The achievements of the creative innovator, his thoughts and theories, his poems, paintings, and compositions, cannot be classified praxeologically as products of labor. They are not the outcome of [p. 140] the employment of labor which could have been devoted to the production of other amenities for the "production" of a masterpiece of philosophy, art, or literature. Thinkers, poets, and artists are sometimes unfit to accomplish any other work. At any rate, the time and toil which they devote to creative activities are not withheld from employment for other purposes. Conditions may sometimes doom to sterility a man who would have had the power to bring forth things unheard of; they may leave him no alternative other than to die from starvation or to use all his forces in the struggle for mere physical survival. But if the genius succeeds in achieving his goals, nobody but himself pays the "costs" incurred. Goethe was perhaps in some respects hampered by his functions at the court of Weimar. But certainly he would not have accomplished more in his official duties as minister of state, theater manager, and administrator of mines if he had not written his plays, poems, and novels.
It is, furthermore, impossible to substitute other people's work for that of the creators. If Dante and Beethoven had not existed, one would not have been in a position to produce the Divina Commedia or the Ninth Symphony by assigning other men to these tasks. Neither society nor single individuals can substantially further the genius and his work. The highest intensity of the "demand" and the most peremptory order of the government are ineffectual. The genius does not deliver to order. Men cannot improve the natural and social conditions which bring about the creator and his creation. It is impossible to rear geniuses by eugenics, to train them by schooling, or to organize their activities. But, of course, one can organize society in such a way that no room is left for pioneers and their path-breaking.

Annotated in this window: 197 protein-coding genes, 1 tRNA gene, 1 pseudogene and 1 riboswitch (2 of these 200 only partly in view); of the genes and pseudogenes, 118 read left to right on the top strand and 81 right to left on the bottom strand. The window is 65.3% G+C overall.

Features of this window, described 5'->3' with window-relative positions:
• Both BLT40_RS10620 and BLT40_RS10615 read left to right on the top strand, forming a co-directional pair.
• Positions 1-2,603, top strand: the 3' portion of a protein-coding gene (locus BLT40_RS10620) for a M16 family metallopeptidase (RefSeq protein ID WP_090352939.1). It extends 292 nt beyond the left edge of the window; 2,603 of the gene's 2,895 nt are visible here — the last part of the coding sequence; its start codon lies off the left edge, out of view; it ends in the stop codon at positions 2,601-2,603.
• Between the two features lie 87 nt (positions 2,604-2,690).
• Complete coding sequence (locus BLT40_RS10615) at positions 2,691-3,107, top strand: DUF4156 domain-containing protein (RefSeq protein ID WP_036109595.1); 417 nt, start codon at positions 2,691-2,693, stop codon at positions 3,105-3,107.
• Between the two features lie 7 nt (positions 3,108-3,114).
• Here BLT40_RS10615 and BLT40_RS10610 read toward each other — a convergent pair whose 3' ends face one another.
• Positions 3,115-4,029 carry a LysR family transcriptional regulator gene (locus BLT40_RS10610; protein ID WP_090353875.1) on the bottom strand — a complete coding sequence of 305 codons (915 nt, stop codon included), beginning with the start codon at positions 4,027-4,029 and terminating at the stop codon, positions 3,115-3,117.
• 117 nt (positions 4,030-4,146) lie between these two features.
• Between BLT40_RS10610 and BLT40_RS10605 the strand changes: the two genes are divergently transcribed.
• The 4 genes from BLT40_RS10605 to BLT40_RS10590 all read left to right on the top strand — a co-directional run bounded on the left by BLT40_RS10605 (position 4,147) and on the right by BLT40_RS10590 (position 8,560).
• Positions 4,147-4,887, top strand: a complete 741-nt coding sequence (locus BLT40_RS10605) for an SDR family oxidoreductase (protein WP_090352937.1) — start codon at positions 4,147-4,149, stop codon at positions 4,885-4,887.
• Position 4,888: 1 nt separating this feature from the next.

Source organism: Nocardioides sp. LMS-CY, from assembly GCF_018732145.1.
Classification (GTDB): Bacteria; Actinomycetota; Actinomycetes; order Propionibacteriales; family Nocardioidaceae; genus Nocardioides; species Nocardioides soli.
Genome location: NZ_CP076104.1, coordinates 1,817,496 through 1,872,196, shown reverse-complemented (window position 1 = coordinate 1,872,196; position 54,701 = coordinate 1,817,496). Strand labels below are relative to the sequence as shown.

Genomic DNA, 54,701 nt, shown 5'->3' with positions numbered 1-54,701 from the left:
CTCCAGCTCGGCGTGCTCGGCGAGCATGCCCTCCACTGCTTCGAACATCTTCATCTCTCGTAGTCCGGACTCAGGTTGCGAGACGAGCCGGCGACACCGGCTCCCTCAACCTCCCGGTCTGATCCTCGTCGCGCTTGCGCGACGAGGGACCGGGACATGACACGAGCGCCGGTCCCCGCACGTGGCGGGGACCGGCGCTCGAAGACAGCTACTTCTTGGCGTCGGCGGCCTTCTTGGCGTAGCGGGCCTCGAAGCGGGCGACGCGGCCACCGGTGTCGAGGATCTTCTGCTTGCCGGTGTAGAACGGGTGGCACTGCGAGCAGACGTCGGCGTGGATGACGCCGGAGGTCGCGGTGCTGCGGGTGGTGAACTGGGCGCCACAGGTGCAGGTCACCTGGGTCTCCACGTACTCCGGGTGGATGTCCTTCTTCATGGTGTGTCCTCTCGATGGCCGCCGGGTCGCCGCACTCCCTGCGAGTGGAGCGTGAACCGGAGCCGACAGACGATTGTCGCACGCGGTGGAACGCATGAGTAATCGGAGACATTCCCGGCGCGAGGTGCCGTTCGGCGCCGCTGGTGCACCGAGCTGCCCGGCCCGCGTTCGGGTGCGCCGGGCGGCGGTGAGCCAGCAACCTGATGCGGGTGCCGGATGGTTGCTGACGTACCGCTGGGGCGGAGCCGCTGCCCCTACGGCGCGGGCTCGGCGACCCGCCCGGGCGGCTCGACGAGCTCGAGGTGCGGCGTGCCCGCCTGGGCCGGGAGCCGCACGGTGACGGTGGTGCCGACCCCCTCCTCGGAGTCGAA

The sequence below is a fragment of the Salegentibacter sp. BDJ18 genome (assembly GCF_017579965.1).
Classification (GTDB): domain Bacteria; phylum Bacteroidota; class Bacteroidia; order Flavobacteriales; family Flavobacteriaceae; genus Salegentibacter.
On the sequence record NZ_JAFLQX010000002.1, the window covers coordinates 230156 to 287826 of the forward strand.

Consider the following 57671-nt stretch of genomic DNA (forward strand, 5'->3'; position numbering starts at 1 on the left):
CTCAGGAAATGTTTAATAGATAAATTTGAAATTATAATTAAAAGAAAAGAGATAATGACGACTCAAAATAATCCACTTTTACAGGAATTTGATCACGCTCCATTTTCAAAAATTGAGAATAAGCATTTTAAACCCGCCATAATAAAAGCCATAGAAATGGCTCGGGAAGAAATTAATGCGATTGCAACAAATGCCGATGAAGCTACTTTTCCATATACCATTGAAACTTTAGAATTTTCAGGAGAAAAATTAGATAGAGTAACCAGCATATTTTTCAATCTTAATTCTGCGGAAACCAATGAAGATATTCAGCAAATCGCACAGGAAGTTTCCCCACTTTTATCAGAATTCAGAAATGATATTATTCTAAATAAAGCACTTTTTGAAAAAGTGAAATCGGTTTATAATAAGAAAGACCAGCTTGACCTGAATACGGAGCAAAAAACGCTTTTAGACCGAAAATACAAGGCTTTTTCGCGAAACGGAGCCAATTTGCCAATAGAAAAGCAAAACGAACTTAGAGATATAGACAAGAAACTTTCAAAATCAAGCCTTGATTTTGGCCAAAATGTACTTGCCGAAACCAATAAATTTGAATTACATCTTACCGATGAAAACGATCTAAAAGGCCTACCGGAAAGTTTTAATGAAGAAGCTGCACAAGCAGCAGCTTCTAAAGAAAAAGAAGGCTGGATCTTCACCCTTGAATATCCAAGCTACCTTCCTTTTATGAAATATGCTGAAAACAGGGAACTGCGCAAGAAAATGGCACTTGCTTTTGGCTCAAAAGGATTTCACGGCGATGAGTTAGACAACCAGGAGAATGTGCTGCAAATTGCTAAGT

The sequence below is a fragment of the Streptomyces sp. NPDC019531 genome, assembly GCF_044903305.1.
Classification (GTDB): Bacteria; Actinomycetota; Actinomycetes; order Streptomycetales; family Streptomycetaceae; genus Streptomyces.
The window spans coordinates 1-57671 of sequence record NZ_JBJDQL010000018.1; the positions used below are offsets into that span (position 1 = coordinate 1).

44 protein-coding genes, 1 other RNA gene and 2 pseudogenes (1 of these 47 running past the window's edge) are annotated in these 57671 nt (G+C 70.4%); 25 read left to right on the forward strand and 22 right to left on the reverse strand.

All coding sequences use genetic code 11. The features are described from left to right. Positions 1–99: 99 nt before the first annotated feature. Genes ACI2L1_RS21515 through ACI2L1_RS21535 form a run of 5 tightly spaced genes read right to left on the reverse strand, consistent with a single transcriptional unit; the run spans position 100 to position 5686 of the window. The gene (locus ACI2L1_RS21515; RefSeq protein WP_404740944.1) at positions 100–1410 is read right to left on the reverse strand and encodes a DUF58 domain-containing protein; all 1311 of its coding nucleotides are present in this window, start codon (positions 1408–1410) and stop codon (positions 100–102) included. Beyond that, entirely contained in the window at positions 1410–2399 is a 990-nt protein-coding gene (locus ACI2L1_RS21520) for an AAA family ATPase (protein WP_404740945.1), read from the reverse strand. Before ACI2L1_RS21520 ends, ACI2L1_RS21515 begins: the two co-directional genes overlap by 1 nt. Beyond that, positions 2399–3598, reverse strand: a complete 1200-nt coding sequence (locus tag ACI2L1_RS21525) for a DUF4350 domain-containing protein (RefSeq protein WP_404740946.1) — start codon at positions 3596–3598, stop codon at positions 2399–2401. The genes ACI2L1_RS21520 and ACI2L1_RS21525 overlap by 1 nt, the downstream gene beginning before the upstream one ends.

The creative accomplishment of the genius is an ultimate fact for praxeology. It comes to pass in history as a free gift of destiny. It is by no means the result of production in the sense in which economics uses this term.--------------
 See below, pp. 139-140.
 Of course, some natural resources are so scarce that they are entirely utilized
 Under free mobility of labor it would be wasteful to improve barren soil if the reclaimed area is not so fertile that it compensates for the total cost of the operation.
 See below, pp. 769-779.
 Karl Kautsky, Die soziale Revolution (3d ed. Berlin, 1911), II, 16ff. About Engels see below, p. 591.
 Rowing seriously practiced as a sport and singing seriously practiced by an amateur are introversive labor. See below, pp. 587-588.
 Leaders [F?rhrers] are not pioneers. They guide people along the tracks pioneers have laid. The pioneer clears a road through land hitherto inaccessible and may not care whether or not anybody wants to go the new way. The leader directs people toward teh goal they want to reach.
 It seems that there is no English translation of this poem. The book of Douglas Yates (Franz Grillparzer, a Critical Biography, Oxford, 1946), I, 57, gives a short English resume of its content.
 For a translation of Nietzsche's poem see M.A. M?gge, Friedrich Nietzsche (New York, 1911), p. 275.